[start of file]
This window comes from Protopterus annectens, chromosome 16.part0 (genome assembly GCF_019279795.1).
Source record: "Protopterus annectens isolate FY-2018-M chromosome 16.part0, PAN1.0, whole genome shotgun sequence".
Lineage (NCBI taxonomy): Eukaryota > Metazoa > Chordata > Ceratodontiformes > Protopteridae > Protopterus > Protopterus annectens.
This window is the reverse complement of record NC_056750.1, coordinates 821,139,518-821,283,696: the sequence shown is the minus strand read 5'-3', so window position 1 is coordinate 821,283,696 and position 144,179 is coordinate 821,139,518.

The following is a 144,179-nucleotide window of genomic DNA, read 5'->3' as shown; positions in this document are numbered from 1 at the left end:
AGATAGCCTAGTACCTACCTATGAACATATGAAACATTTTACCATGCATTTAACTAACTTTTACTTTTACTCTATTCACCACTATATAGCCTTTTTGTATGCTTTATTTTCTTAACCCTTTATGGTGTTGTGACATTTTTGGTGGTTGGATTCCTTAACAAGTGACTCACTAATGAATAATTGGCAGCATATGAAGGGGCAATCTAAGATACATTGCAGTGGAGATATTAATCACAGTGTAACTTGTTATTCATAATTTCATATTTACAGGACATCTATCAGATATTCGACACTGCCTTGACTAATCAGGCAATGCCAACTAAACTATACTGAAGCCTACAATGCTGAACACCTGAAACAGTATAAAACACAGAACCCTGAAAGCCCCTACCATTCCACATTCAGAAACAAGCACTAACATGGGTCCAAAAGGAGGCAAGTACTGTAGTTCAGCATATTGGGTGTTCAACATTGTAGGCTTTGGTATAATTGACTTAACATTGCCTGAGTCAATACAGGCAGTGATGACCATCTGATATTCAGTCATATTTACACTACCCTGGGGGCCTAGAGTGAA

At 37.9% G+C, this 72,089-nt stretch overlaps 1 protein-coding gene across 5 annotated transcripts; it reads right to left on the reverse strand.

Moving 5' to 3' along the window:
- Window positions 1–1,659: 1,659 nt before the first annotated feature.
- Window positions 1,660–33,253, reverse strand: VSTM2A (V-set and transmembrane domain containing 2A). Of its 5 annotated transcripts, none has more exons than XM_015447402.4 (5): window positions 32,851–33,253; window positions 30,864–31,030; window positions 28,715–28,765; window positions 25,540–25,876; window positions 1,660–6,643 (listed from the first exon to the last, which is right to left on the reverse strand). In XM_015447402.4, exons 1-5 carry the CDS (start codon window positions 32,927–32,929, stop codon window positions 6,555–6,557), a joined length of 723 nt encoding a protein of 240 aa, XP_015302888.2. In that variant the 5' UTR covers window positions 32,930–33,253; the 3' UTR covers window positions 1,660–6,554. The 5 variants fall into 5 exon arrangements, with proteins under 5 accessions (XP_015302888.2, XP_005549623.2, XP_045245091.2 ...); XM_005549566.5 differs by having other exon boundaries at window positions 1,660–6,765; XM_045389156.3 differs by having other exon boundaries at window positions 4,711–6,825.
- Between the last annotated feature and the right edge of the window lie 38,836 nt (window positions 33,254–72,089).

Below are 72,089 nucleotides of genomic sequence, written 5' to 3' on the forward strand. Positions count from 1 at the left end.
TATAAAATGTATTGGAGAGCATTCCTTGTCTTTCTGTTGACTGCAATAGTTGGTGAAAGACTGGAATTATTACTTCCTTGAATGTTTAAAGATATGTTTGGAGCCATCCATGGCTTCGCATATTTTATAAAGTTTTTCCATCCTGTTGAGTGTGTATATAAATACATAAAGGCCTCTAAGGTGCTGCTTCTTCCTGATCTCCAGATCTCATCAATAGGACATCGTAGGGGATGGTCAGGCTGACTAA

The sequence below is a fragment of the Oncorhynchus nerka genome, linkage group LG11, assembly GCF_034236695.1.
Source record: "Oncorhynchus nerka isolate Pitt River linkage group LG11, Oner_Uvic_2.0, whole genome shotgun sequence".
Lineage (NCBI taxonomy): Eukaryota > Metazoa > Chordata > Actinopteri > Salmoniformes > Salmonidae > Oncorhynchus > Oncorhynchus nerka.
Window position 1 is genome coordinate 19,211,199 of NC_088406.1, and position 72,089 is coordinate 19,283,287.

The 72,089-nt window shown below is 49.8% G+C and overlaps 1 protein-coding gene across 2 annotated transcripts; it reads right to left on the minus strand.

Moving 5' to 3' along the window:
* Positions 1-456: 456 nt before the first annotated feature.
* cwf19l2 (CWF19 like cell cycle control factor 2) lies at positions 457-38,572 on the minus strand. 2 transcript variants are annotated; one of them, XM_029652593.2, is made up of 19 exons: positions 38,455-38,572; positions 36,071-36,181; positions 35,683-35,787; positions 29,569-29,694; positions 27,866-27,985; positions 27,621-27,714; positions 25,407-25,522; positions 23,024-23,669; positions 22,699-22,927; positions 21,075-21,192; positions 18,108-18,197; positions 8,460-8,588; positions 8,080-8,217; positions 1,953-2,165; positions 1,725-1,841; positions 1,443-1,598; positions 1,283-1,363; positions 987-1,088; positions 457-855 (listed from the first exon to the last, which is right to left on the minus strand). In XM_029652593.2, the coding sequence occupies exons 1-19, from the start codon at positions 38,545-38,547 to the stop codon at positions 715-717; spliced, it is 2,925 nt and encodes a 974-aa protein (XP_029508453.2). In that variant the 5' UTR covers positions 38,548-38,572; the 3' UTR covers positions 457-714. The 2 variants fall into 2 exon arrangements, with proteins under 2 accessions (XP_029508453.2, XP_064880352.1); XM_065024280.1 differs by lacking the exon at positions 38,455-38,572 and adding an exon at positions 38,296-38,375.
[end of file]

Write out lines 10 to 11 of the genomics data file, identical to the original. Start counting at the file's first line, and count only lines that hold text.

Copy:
- Window positions 1,660–33,253, reverse strand: VSTM2A (V-set and transmembrane domain containing 2A). Of its 5 annotated transcripts, none has more exons than XM_015447402.4 (5): window positions 32,851–33,253; window positions 30,864–31,030; window positions 28,715–28,765; window positions 25,540–25,876; window positions 1,660–6,643 (listed from the first exon to the last, which is right to left on the reverse strand). In XM_015447402.4, exons 1-5 carry the CDS (start codon window positions 32,927–32,929, stop codon window positions 6,555–6,557), a joined length of 723 nt encoding a protein of 240 aa, XP_015302888.2. In that variant the 5' UTR covers window positions 32,930–33,253; the 3' UTR covers window positions 1,660–6,554. The 5 variants fall into 5 exon arrangements, with proteins under 5 accessions (XP_015302888.2, XP_005549623.2, XP_045245091.2 ...); XM_005549566.5 differs by having other exon boundaries at window positions 1,660–6,765; XM_045389156.3 differs by having other exon boundaries at window positions 4,711–6,825.
- Between the last annotated feature and the right edge of the window lie 38,836 nt (window positions 33,254–72,089).